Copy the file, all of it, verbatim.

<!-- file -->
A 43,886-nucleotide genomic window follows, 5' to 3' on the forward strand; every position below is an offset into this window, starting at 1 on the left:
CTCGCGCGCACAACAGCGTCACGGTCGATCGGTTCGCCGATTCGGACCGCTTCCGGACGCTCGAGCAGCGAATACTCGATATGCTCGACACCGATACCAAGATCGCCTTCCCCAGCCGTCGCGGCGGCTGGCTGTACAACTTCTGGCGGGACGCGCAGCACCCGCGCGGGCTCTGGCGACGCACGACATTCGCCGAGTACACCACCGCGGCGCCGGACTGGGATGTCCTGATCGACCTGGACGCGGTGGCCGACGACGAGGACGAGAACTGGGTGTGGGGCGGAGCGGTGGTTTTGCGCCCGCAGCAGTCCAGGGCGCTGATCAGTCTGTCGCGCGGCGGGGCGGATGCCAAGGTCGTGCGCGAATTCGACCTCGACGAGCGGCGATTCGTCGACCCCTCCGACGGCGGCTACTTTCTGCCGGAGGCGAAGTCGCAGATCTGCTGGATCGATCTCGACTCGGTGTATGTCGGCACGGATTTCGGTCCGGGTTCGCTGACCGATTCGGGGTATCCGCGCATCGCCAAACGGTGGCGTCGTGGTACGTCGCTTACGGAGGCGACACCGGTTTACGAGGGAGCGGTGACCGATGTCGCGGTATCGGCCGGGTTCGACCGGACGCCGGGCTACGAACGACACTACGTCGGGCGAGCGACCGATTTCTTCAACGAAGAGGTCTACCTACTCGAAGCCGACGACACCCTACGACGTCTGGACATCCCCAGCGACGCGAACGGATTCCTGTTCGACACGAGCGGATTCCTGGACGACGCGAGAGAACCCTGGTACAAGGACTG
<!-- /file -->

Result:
A 43,886-nucleotide genomic window follows, 5' to 3' on the forward strand; every position below is an offset into this window, starting at 1 on the left:
CTCGCGCGCACAACAGCGTCACGGTCGATCGGTTCGCCGATTCGGACCGCTTCCGGACGCTCGAGCAGCGAATACTCGATATGCTCGACACCGATACCAAGATCGCCTTCCCCAGCCGTCGCGGCGGCTGGCTGTACAACTTCTGGCGGGACGCGCAGCACCCGCGCGGGCTCTGGCGACGCACGACATTCGCCGAGTACACCACCGCGGCGCCGGACTGGGATGTCCTGATCGACCTGGACGCGGTGGCCGACGACGAGGACGAGAACTGGGTGTGGGGCGGAGCGGTGGTTTTGCGCCCGCAGCAGTCCAGGGCGCTGATCAGTCTGTCGCGCGGCGGGGCGGATGCCAAGGTCGTGCGCGAATTCGACCTCGACGAGCGGCGATTCGTCGACCCCTCCGACGGCGGCTACTTTCTGCCGGAGGCGAAGTCGCAGATCTGCTGGATCGATCTCGACTCGGTGTATGTCGGCACGGATTTCGGTCCGGGTTCGCTGACCGATTCGGGGTATCCGCGCATCGCCAAACGGTGGCGTCGTGGTACGTCGCTTACGGAGGCGACACCGGTTTACGAGGGAGCGGTGACCGATGTCGCGGTATCGGCCGGGTTCGACCGGACGCCGGGCTACGAACGACACTACGTCGGGCGAGCGACCGATTTCTTCAACGAAGAGGTCTACCTACTCGAAGCCGACGACACCCTACGACGTCTGGACATCCCCAGCGACGCGAACGGATTCCTGTTCGACACGAGCGGATTCCTGGACGACGCGAGAGAACCCTGGTACAAGGACTG